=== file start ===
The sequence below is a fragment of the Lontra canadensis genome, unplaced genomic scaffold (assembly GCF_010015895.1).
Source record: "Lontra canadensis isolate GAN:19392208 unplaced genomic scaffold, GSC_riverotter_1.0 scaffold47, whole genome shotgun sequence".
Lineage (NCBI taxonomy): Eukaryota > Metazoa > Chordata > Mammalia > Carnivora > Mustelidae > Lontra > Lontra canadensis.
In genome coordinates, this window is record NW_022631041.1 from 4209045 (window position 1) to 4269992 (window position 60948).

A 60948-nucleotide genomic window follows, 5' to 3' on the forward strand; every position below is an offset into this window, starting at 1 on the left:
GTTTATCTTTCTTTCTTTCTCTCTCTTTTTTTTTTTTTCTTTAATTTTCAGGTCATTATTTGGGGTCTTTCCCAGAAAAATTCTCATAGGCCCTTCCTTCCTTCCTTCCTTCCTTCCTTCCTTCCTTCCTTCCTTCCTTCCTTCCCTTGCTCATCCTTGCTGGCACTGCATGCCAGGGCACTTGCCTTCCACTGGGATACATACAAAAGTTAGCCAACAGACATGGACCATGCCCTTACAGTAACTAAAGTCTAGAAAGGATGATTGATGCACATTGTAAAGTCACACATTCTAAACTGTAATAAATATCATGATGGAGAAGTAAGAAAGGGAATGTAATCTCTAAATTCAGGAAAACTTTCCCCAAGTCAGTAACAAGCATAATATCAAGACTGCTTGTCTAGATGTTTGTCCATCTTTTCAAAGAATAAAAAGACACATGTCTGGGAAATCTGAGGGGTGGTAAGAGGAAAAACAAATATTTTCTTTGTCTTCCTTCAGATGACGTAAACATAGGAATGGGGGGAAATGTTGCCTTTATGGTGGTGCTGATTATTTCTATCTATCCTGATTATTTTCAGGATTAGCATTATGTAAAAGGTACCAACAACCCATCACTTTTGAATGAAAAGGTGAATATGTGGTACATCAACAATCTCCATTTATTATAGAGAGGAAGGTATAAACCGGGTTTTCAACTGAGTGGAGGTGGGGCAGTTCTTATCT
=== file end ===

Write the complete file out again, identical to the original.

The sequence below is a fragment of the Lontra canadensis genome, unplaced genomic scaffold (assembly GCF_010015895.1).
Source record: "Lontra canadensis isolate GAN:19392208 unplaced genomic scaffold, GSC_riverotter_1.0 scaffold47, whole genome shotgun sequence".
Lineage (NCBI taxonomy): Eukaryota > Metazoa > Chordata > Mammalia > Carnivora > Mustelidae > Lontra > Lontra canadensis.
In genome coordinates, this window is record NW_022631041.1 from 4209045 (window position 1) to 4269992 (window position 60948).

A 60948-nucleotide genomic window follows, 5' to 3' on the forward strand; every position below is an offset into this window, starting at 1 on the left:
GTTTATCTTTCTTTCTTTCTCTCTCTTTTTTTTTTTTTCTTTAATTTTCAGGTCATTATTTGGGGTCTTTCCCAGAAAAATTCTCATAGGCCCTTCCTTCCTTCCTTCCTTCCTTCCTTCCTTCCTTCCTTCCTTCCTTCCTTCCCTTGCTCATCCTTGCTGGCACTGCATGCCAGGGCACTTGCCTTCCACTGGGATACATACAAAAGTTAGCCAACAGACATGGACCATGCCCTTACAGTAACTAAAGTCTAGAAAGGATGATTGATGCACATTGTAAAGTCACACATTCTAAACTGTAATAAATATCATGATGGAGAAGTAAGAAAGGGAATGTAATCTCTAAATTCAGGAAAACTTTCCCCAAGTCAGTAACAAGCATAATATCAAGACTGCTTGTCTAGATGTTTGTCCATCTTTTCAAAGAATAAAAAGACACATGTCTGGGAAATCTGAGGGGTGGTAAGAGGAAAAACAAATATTTTCTTTGTCTTCCTTCAGATGACGTAAACATAGGAATGGGGGGAAATGTTGCCTTTATGGTGGTGCTGATTATTTCTATCTATCCTGATTATTTTCAGGATTAGCATTATGTAAAAGGTACCAACAACCCATCACTTTTGAATGAAAAGGTGAATATGTGGTACATCAACAATCTCCATTTATTATAGAGAGGAAGGTATAAACCGGGTTTTCAACTGAGTGGAGGTGGGGCAGTTCTTATCT